of Newcastle University in England; it
takes just about 10 seconds for the turbulent fluid to become quiet. A pendulum,
released from up high, will move back and
forth, back and forth before eventually
swinging to rest. It slows because of friction created as it passes by air molecules.
But liquid helium is basically frictionless,
so any added energy should take quite a
while to dissipate.
Computer simulations suggest a solution to the puzzle: Reconnecting vortices
could get rid of the energy
quickly by adding some wobbling of their own, Barenghi
has suggested in several
recent papers. Quickly after
vortex lines snap away from
each other, they could jerk
and wiggle and form what
are called “Kelvin waves.” If
these wiggly lines loop up,
they can cascade into even tinier rings.
Each time the rings get smaller, sound
particles called phonons should be
emitted, Barenghi says. No one has yet
listened for the ping of phonons coming
from a quantum liquid, though, so the
case hasn’t been closed.
Swirling superfluid helium presents
other puzzles. In 2008 Lathrop, graduate
student Matthew Paoletti and colleagues
reported in Physical Review Letters that
many more quantum vortices sweep
around at high speeds than would be
expected for classical turbulence, a pace
that may be explained by reconnections.
Lathrop would also like an explanation
for filaments observed in the fluid that
look like lines with equally spaced dots
on them, an unpredicted quantum pearl
necklace of sorts.
By studying turbulence in other quan-
tum fluids, such as an ultracold gaslike
state of matter called a Bose-Einstein
condensate, scientists might get a more
complete picture of quantum turbulence
and answer some lingering questions.
Vortices in a Bose-Einstein condensate
may be easier to visualize than in helium
because the spaghetti strands can be
more than a thousand times
thicker than those in liquid
helium. Plus, the conden-
sate balloons to 40 times its
size when allowed to freely
expand, magnifying the
vortices, Jamil Abo-Shaeer
says. Abo-Shaeer, now with
the defense research agency
DARPA in Arlington, Va.,
was a member of the MIT team that first
spotted vortices in the condensates back
in 2001. Another advantage of studying
turbulence in this ultracold gas, says Abo-
Shaeer, is that it is easy to get nearly all of
the atoms acting in unison. In some cases,
even in superfluid helium cooled to just
above absolute zero, not all the atoms
want to participate.
Though quantum vortices had already
been spotted in the condensates, a team
reported first seeing the vortices tan-
gle in 2009 in Physical Review Letters.
Vanderlei Bagnato of the University of
Sao Paulo in Brazil, a coauthor on the
paper, thinks the same turbulent wiggle
that appears to dissipate energy in the
get rid of the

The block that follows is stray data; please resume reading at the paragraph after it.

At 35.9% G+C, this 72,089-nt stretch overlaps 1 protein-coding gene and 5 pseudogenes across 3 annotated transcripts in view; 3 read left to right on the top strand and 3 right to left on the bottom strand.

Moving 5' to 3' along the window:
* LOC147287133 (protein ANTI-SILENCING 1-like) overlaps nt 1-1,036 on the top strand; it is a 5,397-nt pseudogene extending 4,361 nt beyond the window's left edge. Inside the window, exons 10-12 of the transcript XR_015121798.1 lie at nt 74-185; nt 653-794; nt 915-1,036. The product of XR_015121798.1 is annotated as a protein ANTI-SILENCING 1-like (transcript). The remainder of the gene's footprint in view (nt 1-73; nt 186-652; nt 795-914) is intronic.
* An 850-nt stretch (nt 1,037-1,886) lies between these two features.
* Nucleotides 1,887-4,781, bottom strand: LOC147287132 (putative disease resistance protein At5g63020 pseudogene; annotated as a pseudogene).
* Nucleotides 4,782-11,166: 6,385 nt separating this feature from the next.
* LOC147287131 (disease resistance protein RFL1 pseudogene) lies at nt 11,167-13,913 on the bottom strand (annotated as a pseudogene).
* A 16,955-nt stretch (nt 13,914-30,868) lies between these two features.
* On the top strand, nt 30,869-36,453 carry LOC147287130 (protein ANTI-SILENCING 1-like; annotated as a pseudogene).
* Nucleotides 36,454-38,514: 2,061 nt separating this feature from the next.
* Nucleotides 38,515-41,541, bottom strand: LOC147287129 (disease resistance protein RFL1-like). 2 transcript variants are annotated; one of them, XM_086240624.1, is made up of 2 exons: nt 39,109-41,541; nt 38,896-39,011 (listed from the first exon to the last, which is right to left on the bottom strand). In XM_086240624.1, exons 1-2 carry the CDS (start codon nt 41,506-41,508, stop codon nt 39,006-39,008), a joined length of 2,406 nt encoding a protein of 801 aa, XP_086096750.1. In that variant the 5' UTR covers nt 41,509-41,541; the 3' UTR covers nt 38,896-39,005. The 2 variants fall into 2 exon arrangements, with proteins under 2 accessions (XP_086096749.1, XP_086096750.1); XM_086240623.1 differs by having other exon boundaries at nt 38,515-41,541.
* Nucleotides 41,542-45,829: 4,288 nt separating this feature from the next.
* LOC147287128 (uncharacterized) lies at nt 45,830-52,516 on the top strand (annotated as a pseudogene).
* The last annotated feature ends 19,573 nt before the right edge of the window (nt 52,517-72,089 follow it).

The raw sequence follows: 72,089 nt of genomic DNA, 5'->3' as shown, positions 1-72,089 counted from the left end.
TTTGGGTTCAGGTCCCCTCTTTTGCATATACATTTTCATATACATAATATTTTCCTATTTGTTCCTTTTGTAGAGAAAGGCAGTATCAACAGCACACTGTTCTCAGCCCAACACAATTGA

of their own.
superfluid helium may be doing so in the
Bose-Einstein condensate as well.
As Bagnato and colleagues watch turbulence play out in the lab, others are
turning to traces of the phenomenon
elsewhere in the cosmos.
In another University of Maryland
building, James Drake tackles the problem of why the sun violently spews particles, an ongoing process that can interfere
with satellites. Drake has dedicated much
of his career to the idea that hot plasma
is ejected from the sun because magnetic
field lines cross and twist.
He was working on his laptop in his
office in 2006 when Lathrop, a longtime
colleague and friend, rushed in. Lathrop,
who had just observed the liquid helium
turbulence the day before, commandeered the keyboard and typed in a web
address. As Drake watched a full-screen
movie of lines bumping into each other
in liquid helium, he knew in an instant
that he was seeing reconnection.
The way that vortices snapped away
from each other is similar to how Drake
imagined magnetic field lines twisting in
the sun. “It was incredible,” Drake says.
“It’s exactly what we’ve been studying
Though the processes aren’t exactly
alike, both quantum vortices and mag-
netic field lines can be thought of as
strings with tension, like a stretched
guitar string or rubber band. Lathrop
and colleagues had found that, in helium,
smaller vortices reconnect faster, and
Getting connected physicist richard feynman predicted that vortices that behave like strings of spaghetti would show up in a quantum fluid
as energy is added — say by swirling. interactions among these vortices may help dissipate energy in such systems.
sources: M.s. paoletti et al/Physica D: NoNliNear PheNomeNa 2010, M.s. paoletti and d.p. lathrop/aNNu. rev. coNDeNs. matter Phys. 2011
when the system is cut off
from added energy, vortices
fight to avoid tangling. still,
some cross over each other
to form the letter X.
after forming an X, the vortices
can swap ends in what’s called
a “reconnection event.” this
meet-up can cause them to fly
away from each other.
as the vortices snap away,
they can develop ripples called
kelvin waves. in some cases,
the new vortices will loop back
on themselves to form circles.
such circles can cascade into
even smaller circles, a process
that releases particles of
sound, or phonons, and may
also dissipate energy.